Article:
By Peter J. Howe, Globe Staff
American Airlines, the biggest carrier at Logan International Airport,
is accusing Logan officials of 'strong-arming' to crush competitive
alternatives to the airport's new high-speed Internet access service.
The airline also alleges that the Massachusetts Port Authority, which
runs Logan, trumped up 'security concerns' and violations of airport
terminal leases as a pretext for shutting down airlines' WiFi
service. It contends Massport wanted to force passengers to pay $8 a
day for Massport-controlled wireless Internet service.
"Massport's objective is clearly to force all WiFi access onto the
[Massport] system, either through strong-arming other providers or by
preventing carriers from providing Internet access to their own
patrons," wrote American Airlines attorney Alec Bramlett in a filing
to the Federal Communications Commission late last month.
Massport spokeswoman Danny Levy said Massport's security concerns 'are
indeed accurate.' A profusion of airline-operated WiFi signals, Levy
said, could jam radio frequencies used by the State Police and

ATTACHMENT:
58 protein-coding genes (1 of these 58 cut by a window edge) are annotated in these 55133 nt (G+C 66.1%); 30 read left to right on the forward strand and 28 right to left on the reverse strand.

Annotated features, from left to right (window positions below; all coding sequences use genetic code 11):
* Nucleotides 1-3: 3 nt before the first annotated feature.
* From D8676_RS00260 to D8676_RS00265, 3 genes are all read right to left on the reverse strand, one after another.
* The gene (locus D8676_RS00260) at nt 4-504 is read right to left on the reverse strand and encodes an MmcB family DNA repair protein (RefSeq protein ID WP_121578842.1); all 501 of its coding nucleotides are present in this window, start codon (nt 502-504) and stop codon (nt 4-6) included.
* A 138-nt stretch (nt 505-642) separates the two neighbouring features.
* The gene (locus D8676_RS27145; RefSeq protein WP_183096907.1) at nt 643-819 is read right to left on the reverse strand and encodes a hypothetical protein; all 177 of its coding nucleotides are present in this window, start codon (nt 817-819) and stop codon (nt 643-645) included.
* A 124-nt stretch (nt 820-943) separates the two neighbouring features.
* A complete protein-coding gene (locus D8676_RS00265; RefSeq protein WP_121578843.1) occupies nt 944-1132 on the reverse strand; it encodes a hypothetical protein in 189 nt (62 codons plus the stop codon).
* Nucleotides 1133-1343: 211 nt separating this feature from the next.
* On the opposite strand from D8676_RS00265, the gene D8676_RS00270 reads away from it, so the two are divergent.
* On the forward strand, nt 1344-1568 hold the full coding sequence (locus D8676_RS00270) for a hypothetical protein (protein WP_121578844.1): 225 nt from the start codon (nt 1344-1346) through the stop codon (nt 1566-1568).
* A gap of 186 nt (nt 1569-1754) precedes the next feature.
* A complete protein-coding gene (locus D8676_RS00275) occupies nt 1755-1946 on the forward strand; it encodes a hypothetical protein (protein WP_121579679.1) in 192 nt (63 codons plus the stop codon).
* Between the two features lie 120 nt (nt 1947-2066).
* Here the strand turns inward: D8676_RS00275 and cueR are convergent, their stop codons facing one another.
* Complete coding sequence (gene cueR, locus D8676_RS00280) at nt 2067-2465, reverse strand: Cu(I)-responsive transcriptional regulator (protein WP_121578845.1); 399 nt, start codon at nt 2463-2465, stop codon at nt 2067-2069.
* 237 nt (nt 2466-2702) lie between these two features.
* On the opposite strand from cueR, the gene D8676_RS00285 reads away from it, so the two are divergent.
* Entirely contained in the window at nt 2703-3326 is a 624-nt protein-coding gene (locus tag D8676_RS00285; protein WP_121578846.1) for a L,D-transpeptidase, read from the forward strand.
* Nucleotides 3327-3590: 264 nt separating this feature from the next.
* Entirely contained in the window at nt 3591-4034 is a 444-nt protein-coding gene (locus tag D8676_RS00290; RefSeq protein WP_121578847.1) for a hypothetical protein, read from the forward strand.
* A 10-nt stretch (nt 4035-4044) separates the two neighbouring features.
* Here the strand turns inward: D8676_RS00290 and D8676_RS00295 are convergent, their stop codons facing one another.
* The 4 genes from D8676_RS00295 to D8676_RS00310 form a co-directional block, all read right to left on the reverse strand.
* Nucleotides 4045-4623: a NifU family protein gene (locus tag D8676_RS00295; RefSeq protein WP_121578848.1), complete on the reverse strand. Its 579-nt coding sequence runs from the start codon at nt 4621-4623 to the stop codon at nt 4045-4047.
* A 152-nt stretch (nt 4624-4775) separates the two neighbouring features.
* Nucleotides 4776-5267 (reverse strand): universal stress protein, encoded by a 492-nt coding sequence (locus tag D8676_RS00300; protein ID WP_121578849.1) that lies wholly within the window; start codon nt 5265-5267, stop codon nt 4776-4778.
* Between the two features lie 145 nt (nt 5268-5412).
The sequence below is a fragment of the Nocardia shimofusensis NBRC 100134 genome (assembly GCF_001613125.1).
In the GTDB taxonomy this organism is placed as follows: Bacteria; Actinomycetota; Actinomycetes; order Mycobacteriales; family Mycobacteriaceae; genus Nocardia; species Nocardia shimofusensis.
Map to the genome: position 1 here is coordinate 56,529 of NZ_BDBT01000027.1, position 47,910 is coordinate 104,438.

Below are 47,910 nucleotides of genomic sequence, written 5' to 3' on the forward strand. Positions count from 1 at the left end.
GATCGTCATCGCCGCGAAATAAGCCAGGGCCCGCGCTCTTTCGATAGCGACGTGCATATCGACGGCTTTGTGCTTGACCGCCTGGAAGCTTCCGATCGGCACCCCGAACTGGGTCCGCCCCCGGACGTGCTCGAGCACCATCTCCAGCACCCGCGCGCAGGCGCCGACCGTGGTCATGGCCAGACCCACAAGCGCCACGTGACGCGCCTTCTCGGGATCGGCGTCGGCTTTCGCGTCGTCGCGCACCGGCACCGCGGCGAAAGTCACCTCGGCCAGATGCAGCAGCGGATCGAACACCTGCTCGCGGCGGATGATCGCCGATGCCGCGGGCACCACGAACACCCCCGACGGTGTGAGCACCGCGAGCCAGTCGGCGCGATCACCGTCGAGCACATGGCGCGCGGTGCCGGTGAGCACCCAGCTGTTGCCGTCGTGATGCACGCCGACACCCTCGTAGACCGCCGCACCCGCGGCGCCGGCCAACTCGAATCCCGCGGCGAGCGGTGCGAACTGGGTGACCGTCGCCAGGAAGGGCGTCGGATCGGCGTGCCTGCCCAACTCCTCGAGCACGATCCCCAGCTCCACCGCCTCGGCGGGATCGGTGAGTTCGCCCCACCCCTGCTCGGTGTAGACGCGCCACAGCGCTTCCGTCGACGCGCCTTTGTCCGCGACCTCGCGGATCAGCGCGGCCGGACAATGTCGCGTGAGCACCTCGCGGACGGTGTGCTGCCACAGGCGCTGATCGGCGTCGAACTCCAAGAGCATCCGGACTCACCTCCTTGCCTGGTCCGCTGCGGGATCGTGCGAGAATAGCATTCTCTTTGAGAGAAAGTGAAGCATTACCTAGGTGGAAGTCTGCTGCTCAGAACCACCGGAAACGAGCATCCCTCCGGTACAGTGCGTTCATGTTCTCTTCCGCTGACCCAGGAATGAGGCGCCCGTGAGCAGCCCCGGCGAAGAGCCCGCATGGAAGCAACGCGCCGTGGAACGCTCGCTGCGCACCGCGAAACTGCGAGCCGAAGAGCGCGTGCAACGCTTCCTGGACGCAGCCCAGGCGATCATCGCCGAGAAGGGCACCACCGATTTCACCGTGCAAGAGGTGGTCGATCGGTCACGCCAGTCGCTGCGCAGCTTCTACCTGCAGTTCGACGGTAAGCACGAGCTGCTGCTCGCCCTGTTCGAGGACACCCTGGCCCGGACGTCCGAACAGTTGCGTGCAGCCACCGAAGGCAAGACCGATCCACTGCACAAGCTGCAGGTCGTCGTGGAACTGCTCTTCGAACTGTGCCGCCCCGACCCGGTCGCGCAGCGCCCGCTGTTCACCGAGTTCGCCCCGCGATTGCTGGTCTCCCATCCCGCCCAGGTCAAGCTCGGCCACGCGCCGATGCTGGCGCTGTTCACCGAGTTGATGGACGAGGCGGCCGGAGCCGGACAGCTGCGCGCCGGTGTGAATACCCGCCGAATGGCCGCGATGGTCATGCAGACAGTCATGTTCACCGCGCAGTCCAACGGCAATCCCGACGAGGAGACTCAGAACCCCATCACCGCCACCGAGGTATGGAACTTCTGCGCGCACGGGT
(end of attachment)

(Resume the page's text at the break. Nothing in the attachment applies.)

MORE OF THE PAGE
Transportation Security Administration.
Levy said the TSA has already begun testing use of the Logan WiFi
network for protected security operations. "Additional applications
are planned for the future, but I cannot get into specifics," she
WiFi, which stands for wireless fidelity, offers multimegabit Internet
connections for laptop computers and other devices within so-called
hot spots. Hot spots are zones within about 150 feet of a special
radio transmitter that operates on nonlicensed airwaves similar to
those used by baby monitors, cordless phones, and walkie-talkies.
Massport first began offering its own airport-wide WiFi access at
Logan in June 2004. Since then, the agency has ordered American to
remove a competing WiFi service in its Admirals Club lounge in
Terminal B, which wireless communications provider T-Mobile USA Inc.
has been operating since 2000.
In July Massport also ordered Continental Airlines Inc. to stop
providing WiFi at its frequent-flier club, and ordered Delta Air Lines
Inc. not to deploy WiFi in its new Terminal A.